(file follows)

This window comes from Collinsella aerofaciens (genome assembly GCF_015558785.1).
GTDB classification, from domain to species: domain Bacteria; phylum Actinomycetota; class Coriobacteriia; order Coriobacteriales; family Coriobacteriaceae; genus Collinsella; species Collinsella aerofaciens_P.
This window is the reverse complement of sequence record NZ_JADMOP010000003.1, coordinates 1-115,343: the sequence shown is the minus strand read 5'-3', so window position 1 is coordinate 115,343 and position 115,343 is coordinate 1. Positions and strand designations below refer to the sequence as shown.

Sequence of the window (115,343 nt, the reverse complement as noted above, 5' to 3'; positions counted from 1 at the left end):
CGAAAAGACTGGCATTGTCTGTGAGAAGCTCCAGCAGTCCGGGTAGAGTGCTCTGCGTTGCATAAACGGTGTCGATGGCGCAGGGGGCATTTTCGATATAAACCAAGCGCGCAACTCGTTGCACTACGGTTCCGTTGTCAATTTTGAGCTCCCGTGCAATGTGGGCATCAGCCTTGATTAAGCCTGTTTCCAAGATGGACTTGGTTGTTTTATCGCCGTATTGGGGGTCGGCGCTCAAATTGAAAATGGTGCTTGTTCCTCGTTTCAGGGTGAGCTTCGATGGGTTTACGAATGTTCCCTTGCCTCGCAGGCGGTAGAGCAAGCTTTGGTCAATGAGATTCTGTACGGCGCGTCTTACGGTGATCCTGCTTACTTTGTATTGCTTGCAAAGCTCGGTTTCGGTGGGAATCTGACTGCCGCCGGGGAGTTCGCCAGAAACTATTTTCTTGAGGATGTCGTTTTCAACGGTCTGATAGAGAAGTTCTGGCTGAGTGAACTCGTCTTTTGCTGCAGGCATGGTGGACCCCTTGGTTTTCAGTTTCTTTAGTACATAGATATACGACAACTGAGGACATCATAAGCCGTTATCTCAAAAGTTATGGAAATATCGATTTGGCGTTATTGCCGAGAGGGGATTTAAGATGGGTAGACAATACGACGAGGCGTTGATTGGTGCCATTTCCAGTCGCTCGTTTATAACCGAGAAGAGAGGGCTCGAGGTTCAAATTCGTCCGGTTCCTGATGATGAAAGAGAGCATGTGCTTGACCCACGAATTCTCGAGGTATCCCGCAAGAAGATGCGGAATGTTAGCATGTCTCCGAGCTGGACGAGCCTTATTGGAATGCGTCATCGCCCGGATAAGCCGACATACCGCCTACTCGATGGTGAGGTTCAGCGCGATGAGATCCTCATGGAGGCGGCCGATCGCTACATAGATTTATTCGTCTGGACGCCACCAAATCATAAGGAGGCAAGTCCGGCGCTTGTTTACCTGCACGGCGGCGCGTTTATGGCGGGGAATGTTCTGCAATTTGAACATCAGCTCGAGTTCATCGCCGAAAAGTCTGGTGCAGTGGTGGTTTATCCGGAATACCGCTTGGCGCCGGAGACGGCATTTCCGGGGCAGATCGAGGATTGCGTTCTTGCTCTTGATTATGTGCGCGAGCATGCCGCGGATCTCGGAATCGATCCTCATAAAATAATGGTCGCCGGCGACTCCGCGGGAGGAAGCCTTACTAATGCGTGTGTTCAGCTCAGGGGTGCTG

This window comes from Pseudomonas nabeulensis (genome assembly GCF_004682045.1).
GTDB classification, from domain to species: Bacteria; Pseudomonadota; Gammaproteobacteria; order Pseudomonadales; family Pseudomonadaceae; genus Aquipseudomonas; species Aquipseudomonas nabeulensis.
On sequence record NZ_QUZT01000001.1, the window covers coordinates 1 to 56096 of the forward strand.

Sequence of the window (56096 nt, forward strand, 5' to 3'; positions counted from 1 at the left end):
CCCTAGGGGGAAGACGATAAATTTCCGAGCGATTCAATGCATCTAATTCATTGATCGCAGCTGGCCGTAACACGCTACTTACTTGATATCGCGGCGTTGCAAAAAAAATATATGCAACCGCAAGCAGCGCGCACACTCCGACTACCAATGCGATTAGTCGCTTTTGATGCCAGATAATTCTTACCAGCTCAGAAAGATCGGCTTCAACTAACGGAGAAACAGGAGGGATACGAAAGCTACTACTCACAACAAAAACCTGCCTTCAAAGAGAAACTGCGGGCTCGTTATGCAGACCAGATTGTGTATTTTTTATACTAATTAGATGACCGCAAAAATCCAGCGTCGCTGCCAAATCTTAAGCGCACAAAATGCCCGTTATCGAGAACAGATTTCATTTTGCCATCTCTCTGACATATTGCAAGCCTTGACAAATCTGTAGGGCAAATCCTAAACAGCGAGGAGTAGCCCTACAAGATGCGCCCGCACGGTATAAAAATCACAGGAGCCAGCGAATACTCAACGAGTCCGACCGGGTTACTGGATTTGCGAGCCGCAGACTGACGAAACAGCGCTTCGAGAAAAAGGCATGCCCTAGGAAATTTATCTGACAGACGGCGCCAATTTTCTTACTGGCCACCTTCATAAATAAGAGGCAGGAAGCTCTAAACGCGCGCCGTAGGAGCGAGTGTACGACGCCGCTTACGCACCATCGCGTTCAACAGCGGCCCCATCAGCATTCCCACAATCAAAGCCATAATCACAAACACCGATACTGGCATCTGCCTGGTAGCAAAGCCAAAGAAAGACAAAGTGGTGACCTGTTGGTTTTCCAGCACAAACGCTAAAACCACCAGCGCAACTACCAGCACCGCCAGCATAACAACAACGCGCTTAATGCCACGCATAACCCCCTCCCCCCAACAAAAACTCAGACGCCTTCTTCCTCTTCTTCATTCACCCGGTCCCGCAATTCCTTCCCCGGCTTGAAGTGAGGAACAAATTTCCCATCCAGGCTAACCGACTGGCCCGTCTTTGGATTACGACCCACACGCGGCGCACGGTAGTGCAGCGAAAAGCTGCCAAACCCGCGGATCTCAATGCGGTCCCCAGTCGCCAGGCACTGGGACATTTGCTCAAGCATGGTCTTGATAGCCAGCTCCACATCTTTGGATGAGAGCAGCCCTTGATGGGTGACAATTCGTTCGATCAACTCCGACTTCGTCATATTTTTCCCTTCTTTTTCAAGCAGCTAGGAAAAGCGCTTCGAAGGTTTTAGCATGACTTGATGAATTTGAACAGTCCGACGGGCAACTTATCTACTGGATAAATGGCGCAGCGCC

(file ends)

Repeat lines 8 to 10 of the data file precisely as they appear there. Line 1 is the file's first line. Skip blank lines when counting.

On sequence record NZ_QUZT01000001.1, the window covers coordinates 1 to 56096 of the forward strand.

Sequence of the window (56096 nt, forward strand, 5' to 3'; positions counted from 1 at the left end):
CCCTAGGGGGAAGACGATAAATTTCCGAGCGATTCAATGCATCTAATTCATTGATCGCAGCTGGCCGTAACACGCTACTTACTTGATATCGCGGCGTTGCAAAAAAAATATATGCAACCGCAAGCAGCGCGCACACTCCGACTACCAATGCGATTAGTCGCTTTTGATGCCAGATAATTCTTACCAGCTCAGAAAGATCGGCTTCAACTAACGGAGAAACAGGAGGGATACGAAAGCTACTACTCACAACAAAAACCTGCCTTCAAAGAGAAACTGCGGGCTCGTTATGCAGACCAGATTGTGTATTTTTTATACTAATTAGATGACCGCAAAAATCCAGCGTCGCTGCCAAATCTTAAGCGCACAAAATGCCCGTTATCGAGAACAGATTTCATTTTGCCATCTCTCTGACATATTGCAAGCCTTGACAAATCTGTAGGGCAAATCCTAAACAGCGAGGAGTAGCCCTACAAGATGCGCCCGCACGGTATAAAAATCACAGGAGCCAGCGAATACTCAACGAGTCCGACCGGGTTACTGGATTTGCGAGCCGCAGACTGACGAAACAGCGCTTCGAGAAAAAGGCATGCCCTAGGAAATTTATCTGACAGACGGCGCCAATTTTCTTACTGGCCACCTTCATAAATAAGAGGCAGGAAGCTCTAAACGCGCGCCGTAGGAGCGAGTGTACGACGCCGCTTACGCACCATCGCGTTCAACAGCGGCCCCATCAGCATTCCCACAATCAAAGCCATAATCACAAACACCGATACTGGCATCTGCCTGGTAGCAAAGCCAAAGAAAGACAAAGTGGTGACCTGTTGGTTTTCCAGCACAAACGCTAAAACCACCAGCGCAACTACCAGCACCGCCAGCATAACAACAACGCGCTTAATGCCACGCATAACCCCCTCCCCCCAACAAAAACTCAGACGCCTTCTTCCTCTTCTTCATTCACCCGGTCCCGCAATTCCTTCCCCGGCTTGAAGTGAGGAACAAATTTCCCATCCAGGCTAACCGACTGGCCCGTCTTTGGATTACGACCCACACGCGGCGCACGGTAGTGCAGCGAAAAGCTGCCAAACCCGCGGATCTCAATGCGGTCCCCAGTCGCCAGGCACTGGGACATTTGCTCAAGCATGGTCTTGATAGCCAGCTCCACATCTTTGGATGAGAGCAGCCCTTGATGGGTGACAATTCGTTCGATCAACTCCGACTTCGTCATATTTTTCCCTTCTTTTTCAAGCAGCTAGGAAAAGCGCTTCGAAGGTTTTAGCATGACTTGATGAATTTGAACAGTCCGACGGGCAACTTATCTACTGGATAAATGGCGCAGCGCC